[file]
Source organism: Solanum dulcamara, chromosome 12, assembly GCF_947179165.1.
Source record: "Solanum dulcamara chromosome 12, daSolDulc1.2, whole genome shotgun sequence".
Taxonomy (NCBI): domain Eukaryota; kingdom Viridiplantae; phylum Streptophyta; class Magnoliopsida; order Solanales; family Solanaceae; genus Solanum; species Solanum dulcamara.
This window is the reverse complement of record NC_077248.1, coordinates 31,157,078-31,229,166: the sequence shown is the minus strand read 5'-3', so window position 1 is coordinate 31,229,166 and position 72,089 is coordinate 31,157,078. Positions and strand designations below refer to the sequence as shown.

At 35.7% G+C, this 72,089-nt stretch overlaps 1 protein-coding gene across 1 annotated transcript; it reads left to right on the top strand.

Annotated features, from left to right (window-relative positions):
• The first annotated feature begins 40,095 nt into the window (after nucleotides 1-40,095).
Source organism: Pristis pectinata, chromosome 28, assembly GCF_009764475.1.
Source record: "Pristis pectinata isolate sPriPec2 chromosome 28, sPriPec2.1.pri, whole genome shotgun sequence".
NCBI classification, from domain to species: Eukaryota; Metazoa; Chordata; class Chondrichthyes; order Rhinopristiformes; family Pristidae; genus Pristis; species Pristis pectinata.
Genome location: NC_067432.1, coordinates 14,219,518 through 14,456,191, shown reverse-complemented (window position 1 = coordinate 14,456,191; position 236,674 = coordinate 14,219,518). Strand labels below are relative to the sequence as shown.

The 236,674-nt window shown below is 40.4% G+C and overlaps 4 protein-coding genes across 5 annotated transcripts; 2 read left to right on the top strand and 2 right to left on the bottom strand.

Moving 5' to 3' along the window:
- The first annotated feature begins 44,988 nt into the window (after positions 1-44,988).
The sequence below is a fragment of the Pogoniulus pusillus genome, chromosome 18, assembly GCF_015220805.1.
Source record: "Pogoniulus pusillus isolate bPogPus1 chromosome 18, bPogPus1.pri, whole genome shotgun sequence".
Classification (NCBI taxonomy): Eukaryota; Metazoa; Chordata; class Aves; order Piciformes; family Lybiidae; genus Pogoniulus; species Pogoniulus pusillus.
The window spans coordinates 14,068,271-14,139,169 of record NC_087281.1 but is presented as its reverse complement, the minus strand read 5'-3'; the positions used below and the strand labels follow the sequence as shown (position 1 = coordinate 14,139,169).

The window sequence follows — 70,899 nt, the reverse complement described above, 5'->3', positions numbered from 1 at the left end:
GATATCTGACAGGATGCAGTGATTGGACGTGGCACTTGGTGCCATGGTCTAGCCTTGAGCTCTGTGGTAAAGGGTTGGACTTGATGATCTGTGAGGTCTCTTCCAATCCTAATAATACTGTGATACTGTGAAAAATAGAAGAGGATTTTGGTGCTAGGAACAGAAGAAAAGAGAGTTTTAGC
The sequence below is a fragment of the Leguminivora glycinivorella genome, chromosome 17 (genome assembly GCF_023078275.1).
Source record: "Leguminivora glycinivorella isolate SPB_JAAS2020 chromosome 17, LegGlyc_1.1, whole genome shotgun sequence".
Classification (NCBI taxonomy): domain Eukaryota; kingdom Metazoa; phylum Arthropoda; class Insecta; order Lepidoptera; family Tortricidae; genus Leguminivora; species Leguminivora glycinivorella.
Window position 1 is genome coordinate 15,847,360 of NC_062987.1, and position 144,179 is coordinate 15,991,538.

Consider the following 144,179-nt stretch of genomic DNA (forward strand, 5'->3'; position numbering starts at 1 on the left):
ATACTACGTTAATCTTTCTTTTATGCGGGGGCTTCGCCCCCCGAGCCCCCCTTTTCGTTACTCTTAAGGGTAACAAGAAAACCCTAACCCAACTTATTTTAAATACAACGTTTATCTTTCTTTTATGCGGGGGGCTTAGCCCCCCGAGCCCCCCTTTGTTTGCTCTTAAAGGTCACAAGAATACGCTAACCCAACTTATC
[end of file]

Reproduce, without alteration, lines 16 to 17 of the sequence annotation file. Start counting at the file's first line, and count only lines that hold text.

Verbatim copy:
Source record: "Pogoniulus pusillus isolate bPogPus1 chromosome 18, bPogPus1.pri, whole genome shotgun sequence".
Classification (NCBI taxonomy): Eukaryota; Metazoa; Chordata; class Aves; order Piciformes; family Lybiidae; genus Pogoniulus; species Pogoniulus pusillus.